Today, I received a message from one of my Twitter followers. He had read one of my articles and had a follow up question. It was an excellent question and relevant to so many people that I decided to write it up and share it.
The reader writes: “I always try to consider TCO when making decisions, but it always seems that others don't consider the soft dollar costs for employees already on salary. I find this especially difficult at my nonprofit organization. Any suggestions for how to help others recognize this important cost center?”
This is a really common scenario and I’ve seen it a whole lot. The thinking goes like this: Since the organization is already committed to the costs of the employee – salary, benefits and other overhead – then any calculations involving that employee don’t actually save the organization any real money. For example, if you’re working on implementing a new purchase order system that will cut by one half the amount of time that the purchasing person spends on the process, you can’t use that “soft” salary savings as a part of the justification for moving to a new purchase order system. The reason: The employee will still be there even after the new system goes into place.
Personally, I see failing to capture these soft savings in some way as short sighted and for you to want to see them reflected somehow is commendable. What we have here is the difference between hard costs – i.e. cold, hard cash that will come right off the expense column – vs. what is an “opportunity savings”. For organizations that do take into consideration these soft costs, there is the potential to reallocate the time savings into more fruitful endeavors. In such instances, you may find that the person that used to spend all of their time on purchasing can now assist with another function in the finance office, thereby eliminating the need to hire an additional person.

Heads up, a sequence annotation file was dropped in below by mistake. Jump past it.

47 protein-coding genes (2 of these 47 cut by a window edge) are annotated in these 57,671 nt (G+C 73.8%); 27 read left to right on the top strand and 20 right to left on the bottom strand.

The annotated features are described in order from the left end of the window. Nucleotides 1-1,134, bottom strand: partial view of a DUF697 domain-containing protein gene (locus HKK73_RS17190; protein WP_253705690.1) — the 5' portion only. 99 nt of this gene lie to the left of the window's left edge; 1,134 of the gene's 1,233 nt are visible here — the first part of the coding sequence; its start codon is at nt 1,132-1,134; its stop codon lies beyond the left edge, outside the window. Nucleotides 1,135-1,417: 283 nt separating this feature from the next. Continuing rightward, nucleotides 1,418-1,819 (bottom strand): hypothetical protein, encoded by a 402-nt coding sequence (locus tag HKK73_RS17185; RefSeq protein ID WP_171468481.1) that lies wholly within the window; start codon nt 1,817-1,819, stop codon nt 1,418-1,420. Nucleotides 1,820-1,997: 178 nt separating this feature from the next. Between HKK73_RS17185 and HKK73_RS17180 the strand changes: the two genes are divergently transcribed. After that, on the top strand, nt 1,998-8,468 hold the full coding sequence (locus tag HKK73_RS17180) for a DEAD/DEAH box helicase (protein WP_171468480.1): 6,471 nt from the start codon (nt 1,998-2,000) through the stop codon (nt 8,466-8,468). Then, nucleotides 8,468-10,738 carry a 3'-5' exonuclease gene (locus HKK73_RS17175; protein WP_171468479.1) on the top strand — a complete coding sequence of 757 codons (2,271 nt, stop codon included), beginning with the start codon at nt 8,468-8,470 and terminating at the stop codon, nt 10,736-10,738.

That’s where the argument really lies. By implementing whatever it is you’re trying to implement, you’re creating an opportunity for future cost avoidance. While the result may not yield hard cash savings today, it can be beneficial down the road.
In a non-profit organization, it’s easy to link these soft costs directly to the mission of the organization. Bear in mind that in a non-profit, while money matters, money is the enabler, not the motive. The organization has a mission to fulfill through its charter and the money that is spent directly advances those efforts. So, rather than making your argument based solely on dollars in and dollars out, link the savings to the mission of the organization.
Example: When I was a CIO in higher education, when we considered a process improvement effort that would yield a reasonable savings of employee time, I always made sure to reinforce that the time savings that would be achieved would be a “mission return” to the organization in the form of additional outreach to students. Given the focus on student success at most institutions, this was an easy concept for people to grasp… much easier than attempting to explain the TCO and ROI in terms of dollars and cents alone. Even if your argument still doesn’t result in an approval for the project.
On a related note, there was a recent discussion on a CIO list to which I subscribe about the perception that IT is a "black hole" to many people, including senior leadership. One person rightly pointed out that the IT Director needs to find out who feels this way and then try to understand where this perception comes from and, in the process, build relationships. This TCO/ROI discussion is a great place to start such relationship building.
Action Item: CIOs need to help their organizations understand both the soft and hard costs that go into every project so that they can help their organizations make the best possible decisions. It is this key difference that can make or break a project proposal. Through this method, the organization can look to uncover potential time savings that can result in solutions that are better thought out and that bring with them clarity of alignment between IT and business priorities.